Gazette of the United-States. (New-York [N.Y.]) 1789-1793, July 22, 1789, Page 114, Image 2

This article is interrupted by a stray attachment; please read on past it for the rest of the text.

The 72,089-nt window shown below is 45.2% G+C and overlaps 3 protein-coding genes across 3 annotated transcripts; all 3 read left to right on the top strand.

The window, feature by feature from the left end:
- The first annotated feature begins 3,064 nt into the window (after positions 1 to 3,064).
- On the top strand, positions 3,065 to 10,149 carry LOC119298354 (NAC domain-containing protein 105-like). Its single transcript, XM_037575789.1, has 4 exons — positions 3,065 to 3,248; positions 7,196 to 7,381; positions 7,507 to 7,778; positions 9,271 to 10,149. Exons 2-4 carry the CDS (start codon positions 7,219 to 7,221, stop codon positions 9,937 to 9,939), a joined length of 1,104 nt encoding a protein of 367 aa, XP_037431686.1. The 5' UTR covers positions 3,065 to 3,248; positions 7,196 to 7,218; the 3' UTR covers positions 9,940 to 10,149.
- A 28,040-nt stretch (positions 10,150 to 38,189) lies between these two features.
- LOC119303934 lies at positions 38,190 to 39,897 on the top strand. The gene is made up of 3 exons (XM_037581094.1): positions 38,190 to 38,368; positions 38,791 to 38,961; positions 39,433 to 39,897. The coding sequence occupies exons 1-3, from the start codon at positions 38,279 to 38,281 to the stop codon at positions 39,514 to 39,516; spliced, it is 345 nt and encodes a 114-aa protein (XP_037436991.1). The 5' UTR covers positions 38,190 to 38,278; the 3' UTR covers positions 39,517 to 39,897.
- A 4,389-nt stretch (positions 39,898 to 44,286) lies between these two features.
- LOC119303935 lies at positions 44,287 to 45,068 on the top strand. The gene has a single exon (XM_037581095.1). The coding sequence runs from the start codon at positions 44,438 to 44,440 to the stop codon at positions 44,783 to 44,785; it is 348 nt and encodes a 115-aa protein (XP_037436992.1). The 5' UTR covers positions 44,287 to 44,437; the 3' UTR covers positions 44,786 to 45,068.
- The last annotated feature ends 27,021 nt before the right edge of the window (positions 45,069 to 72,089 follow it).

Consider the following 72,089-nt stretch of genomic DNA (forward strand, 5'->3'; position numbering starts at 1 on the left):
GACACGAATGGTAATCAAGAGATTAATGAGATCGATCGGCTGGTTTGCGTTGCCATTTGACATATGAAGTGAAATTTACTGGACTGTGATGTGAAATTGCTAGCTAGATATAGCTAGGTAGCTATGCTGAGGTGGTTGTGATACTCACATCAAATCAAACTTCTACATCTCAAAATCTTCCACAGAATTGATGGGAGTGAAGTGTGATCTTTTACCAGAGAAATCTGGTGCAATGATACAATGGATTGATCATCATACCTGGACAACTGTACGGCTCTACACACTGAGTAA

FOR THE GAZETTE OF THE UNITED STATES. Extract of Manuscript Imitations from the French.—The oti ginal was intended to be sung by the sacred choir of Hebrews, at the cmlujlnof the jirji Ast of ATHALIAH. An ODE. THE WHOLE CHOI R. BEYOND this Ball's diurnal bound, Beyond time's terminable round, Our GOD exists the fame : Wide from th' Empyrean to this sod, The Univerfc is full of COD, Extol, extol his name! ONE VOICE. The beauteous painting of the flow'rs* 1 he fruitful year, the flying hours, » His boundless pow'r proclaim : The dew, the rain, the friow, the hail, Seed time and harvest still prevail— Extol, extol his name ! ANOTHER VOICE. Though his gifts to all extend, ' Pill th' immensity of space : Mortals, in his presence bend ! Greater are his gifts of grace. CHOI R. Oh, Si nai's Mount ! preserve the fame, Of that tremenduous day ; When to thy top, convolv'd with flame, The LORD in clouds and dapknefs came* And fire prepar'd the way. Why those trumpets in the air, Thunder's voice and light'niwg's glare, Torrent smoke and bick'ring fire i Dreadful ligns of waken'd ire ! How great Nature*s pillars nod, How her old foundations lhake, Mountains melt and vallies quake, At the wonder-working GOD ! ONE VOICE. Mortals, struck with holy awe, Fear he comes to end their race : Israel's sons receive his law, Greatest are his gifts of grace. CHOI R. Their bread from Heav'n, their water from a rofck ; His hand, through deserts guiding, made them free, Ltd them between the billows as a flock, And whelm'd their following foes deep in the sea. Beneath his standard rang'd} the legions sped, While them gainst battling bands to glorious deeds he led. One voice. High o'er the Tabernacle's arch, The Warrior GOD was seen to march ; But left the fpl ndoursfrom above, Too bright tor mortal eyes should prove ; He deign'd his glory ineffable to shroud, Circled by Night in fire by Day in cloud. Should not his pow'r and grtace our bosoms move ? Tor such unheard-of good he only claims our love ! CHOI R. Should not pow'r and goodness move, Israel's sons his law to love ? Law divine and favor'd race ! Greatest are his gifts of grace ! SKETCH OF PROCEEDINGS OF CONGRESS. In the HOUSE of REPRESENTATIVES of the UNITED STATES. \Debate on the proportion to make a di/crirnination be tween the pay of the Seriate and House of Rcpre fentatives. THURSDAY, JULY I 6, 1789. MR. JACKSON opposed this discrimination He observed—We have all alike abandoned our paiticular pursuits in life, and are all equally en gage-'. in the service of our country—and I can fee 110 realon for making any difference : Can a Senator eat more—or does he drink better than a Representative I I presume not—their expences are equal : There is but one reason that can be alfigned tor this diltindtion, and that is, the Senate may fit longer than the House; but as it must be considered that they will receive pay according ly, this reason falls to the ground. Thebulinefs of both houf'es is the lame, and the pay oujjht to be alike. Mr. Lef. observed, that the Constitution had made a difference, and that we ought to do it : There is a degree of refinement in the mode of electing Senators :—They are our belt men—and I think that every encouragement ought to be given to draw forth the firft abilities :—The dif ference of two or three dollars is but a trifling diftindlion to our venerable sages : At present there may be young men in the Senate ; but the time will come when our molt honorable, grey headed fires, the experienced and wife men of our land will fill thofc feats : Old men are with diffi culty brought into public life—every inducement should therefore be held out—the honor and dig nity of our government is inseparably connected with supporting, in aproper manner, this impor tant branch of our legislature ; The Constitution •warrants a diftindtion : It is founded on the best expe;ieiice—l therefore give my hearty aflent to the proposal for a discrimination. Mr. White : Sir, I am opposed to a discrimi nation : I cannot fee the difference in the Consti tution which the gentlemen refers to : There was an artificial and political diftindlion establish ed between the Senators and the people in foine of the ancient Commonwealths : Phis was the cafe at Rome in particular : The Senators were there coniidered as pofle fling a portion of divinity; and the reft of the people were not fuffered to mix with them.—ls it to be supposed that becaufeour Senators have the fame name they are of afuper ior order to their fellow men ! Whatever may be the lemiment here, in their refpeclive States there is no difference in the genera) estimation between a Senator and a lieprelentative—and why any discrimination iliould be made in their reipec tive allowances 1 cannot conceive. This diftimftion will operate against the inde pendence of the members of this lioule—and may in some future day enable the Senate to carry points, by being able to prolong the feflions when it may be greatly to the inconvenience of the lioufe. Mr. Madison was in favor of the discrimina tion : He said it was evidently contemplated by the Constitution to hold out iome distinCtion in favour of the Senate, as an inducement for men ot ltaid and fixed principles, whom habits of re tirement might render averse from the active scenes of public life, to devote the experience ot years and the acquilitions of lludy to the service of their country—and except fomerhing of this kind is done, we may find it difficult to obtain pro per characters for the Sfenate, as men of enter prise and genius will naturally prefer a feat in the house which will be considered as a morecon fpicuous situation. Mr. Vinimg was opposed to the motion for discrimination : He observed that wealthy men would in all probabilit/ be chosen Senators, and that the reprelentatives would not in general be of that class—the discrimination ought therefore if any was made, to be in favor of the latter: This (said he) is a fubje<ft on which we can feel, but which it is difficult to discuss. lam against the reducftion of the sum mentioned in the re port, as I think that sum quite infufficient: Six dollars Sir, is not equal to the expence per day at which many gentlemen live when at home : We surely do not intend to make the public ser vice unpleasant, by rendering the situation of gentlemen less eligible.—As to discrimination, the constitution has fufficiently pointed out the proper diftindion : Mr. Vining added many more observations and concluded, by faying ] have exprefled myfelf fully up >n this occasion : 1 am not afraid that my sentiments ffiould be known to my constituents, because 1 think theirs are agreeable to my own. Mr. Seney : I am sorry Sir, that the question of discrimination has been brought before the House: What real'oii can be alligned for making this diftindion ? Are the services of the Senate greater than those of the Reprelentatives ? 1 think not. —Gentlemen have brought forward the con stitution upon this occasion ; but I conceive it is opposed to the principle they mean to advocate. The independence of the several branches is to be ftritftly preserved, this will destroy that inde pendence : If we eftabliih a discrimination in fa vor of the Senate, will it not naturally tend to create a sense of inferiority in the minds of the Ileprefentatives ? and the time may come, when they may find it for their interelt to be entirely subservient to the views of the Senate: Sir, 1 feel lo sensibly the impropriety and unconftitution ality of this measure, that if 1 had the smallest idea that it would comport with the sentiments of a majority of the members of this House, I ffiould call for the ayes and noes upon the ques tion—but as I do notconteive tliatto be the cafe, I ffiall for the present wave the proposition. Mr. Sedgwick observed that whenever he had a motion to make in the House, he always endeavoured to fatisfy himfelf of the reafonable nei's and propriety of the proposition it contain ed : When he had determined is was proper, the mode of decision that lhould be adopted, he con sidered as not of very material conlequence—but in determining the present question, he hoped the ayes and noes would not be called. There is a principle in human nature, which revolts from the idea of inferiority—hence when a pro position is made which has for its object the cfta bliffimentof a luperiority, in whatever form you please, that principle is alarmed, and excited to opposition—but in difcufling such a question as the present we ought to divest ourselves of every partiality and prejudice which may bias our judo-, ments to a decision that will not bear the test of reason and experience.—The constitution has 1 conceive plainly pointed out the precedence of the Senate: rnere are grades in lociety which are neceflary to their very existence. i his is a fell* evident —it is recognized by eve ry civilized nation : It is recognized by the House in the report before us : Why else have we made a difference between the President andVice-Pi e fident ? Is it not on account of his superior ftati -011, and weight of dignity—and between the Vice-President and the Senate ? This diftindtion is also eftabliffied in the difference of the terms for which the Senate and the House of Ilepre fentatives is chosen : The tune for which the Se nate is chosen, points out the propriety of a dif ference in the pay they ought to receive : The acfmimftration of the government will require that they ffiould more completely abftraift them selves from petfonal pursuits : Their attention will be alrnolt wholly absorbed by an attention to public duties : They fliouiu therefore have-' adequaie and independent allowance : They \ "j! generally be of an age that will preclude tiom all idea of ever engaging in cheir feUr-l profeiiions after once having engaged in th» lb? vice of their country : Their age, their wisdom and experience, all warrant this Uilcriinination Mr. StDGwiCK added many more obfervatiom to (hew the policy and constitutionality of the discrimination, and concluded by faying, thr lie thought the real dignity of the House lb % from being diminilhed by adopting the propositi on, that he conceived it Was cflentially counter ed with it. Mr. (ackson in reply to the enquiry of M r Sedgwick,—Why have we made a difference between the Prelident and Vice-Prelident? ob served, That the President will be employed the whole of his time : The Vice-President may re tire to his farm whenever he pleases. Reference is had to the wisdom of the Senate—but how is this superior wisdom made to appear ? If a dif tinc r tioli is to be made 011 this account, it follows that a difference ihould be made between the ie veral members of this House and alio between those of the Senate.—We cannot be too cautious how we eftabliih an undue pre-eminence and give an intluence and importance to one branch of the legillature over the other: All govern ments tend to despotism asnaturally as rivers run into the sea.—Despotism carries its points giadu ally by flow and imperceptible steps: Despotic power is never eflablifhed all at once : We ihall ere we are aware get beyond the gulph, and then wonder how we got there : The Cervices of the Senate are not more arduous thanouis; then proper business is legislation, and I never will consent to any discrimination : Had I any idea that the queltion would be determined in favor of discrimination, I fliould be for calling the aytt and noes, and ihould it be so determined, 1 (hall chufe to enter my negative againlt it. Mr. Page made a number of obfervations,which as he spoke low were not diflintftly heard: thus much we collected, that he was in favor of the discrimination: He said, that in his opinion, the Senate ought to have permanent salaries, that they might be placed in an eligible and indepen dent situation. The proposition for a discrimination as menti oned in our lall was however negatived.] MONDAY, JULY 20, 1 7?ip. A meflage was received from the Senate by their Secretary, informing that they had con curred with amendments in the bill, for esta blishing the department of foreign affairs—alfo, that they had palled a bill for the establish ment of judicial courts in the United States, and requeued the concurrence of the Hon. House in the fame. 1 he Secretary then delivered in the bills and Withdrew. A meflage was received from The Presi dent, by Mr. Lf ar, his Secretary, who infor med the House, that he was directed by the Pre sident of the United States, to return to the Hon. House the bill, impoling a duty on tonnage, to which the Prelident had affixed his signature. I he engrofled bill to regulate light-houses, &c. was read : A motion for its recommitment was negatived.—The queflion, fnall this bill pass was carried in the affirmative. Mr. Smith (S. C.) moved that a committee Ihould be appointed to bring in a bill, to autho rise the several States to provide funds for the support of Hospitals, for sick and dil'abled Tea men, and for the regulation of their refpe&ive harbours. This motion was adopted, and Meflrs. Smith, (S. C.) Carroll, and Clym-R, ap pointed the committee. The report<jn the petition of Andrew Elli cott, was again read, and recommitted. The bill for establishing an executive depart ment to be denominated the department of fo reign affairs as amended by the Senate, was read and the amendments agreed to. 1 he bill for eftabliftring judicial courts in the United States, was read. Voted that it be refered to the committee of the whole House, to be taken into confkieration on Monday next, and that 100 copies be prin ted for the accommodation of the House. In committee of the whole 011 the bill, for esta blishing the government of the territory north west of the Ohio. Mr. Bo UDI not in the Chair. The committee went through the discussion or this bill, in which they made but one amendment, and that was in the preamble : The committee then rose—and the chairman reported the fame, which was taken up in the House, and agreed to. It was then voted that this bill be engrofled, for a third reading to-morrow. Mr.Si nnickson asked leave of absence for three weeks—which was granted. The house then adjourned. TUESDAY JULY 21 • The engrofled bill to provide for the govern ment of the territory North Weft of the Ohio, " ,13 read, and passed to be enadled.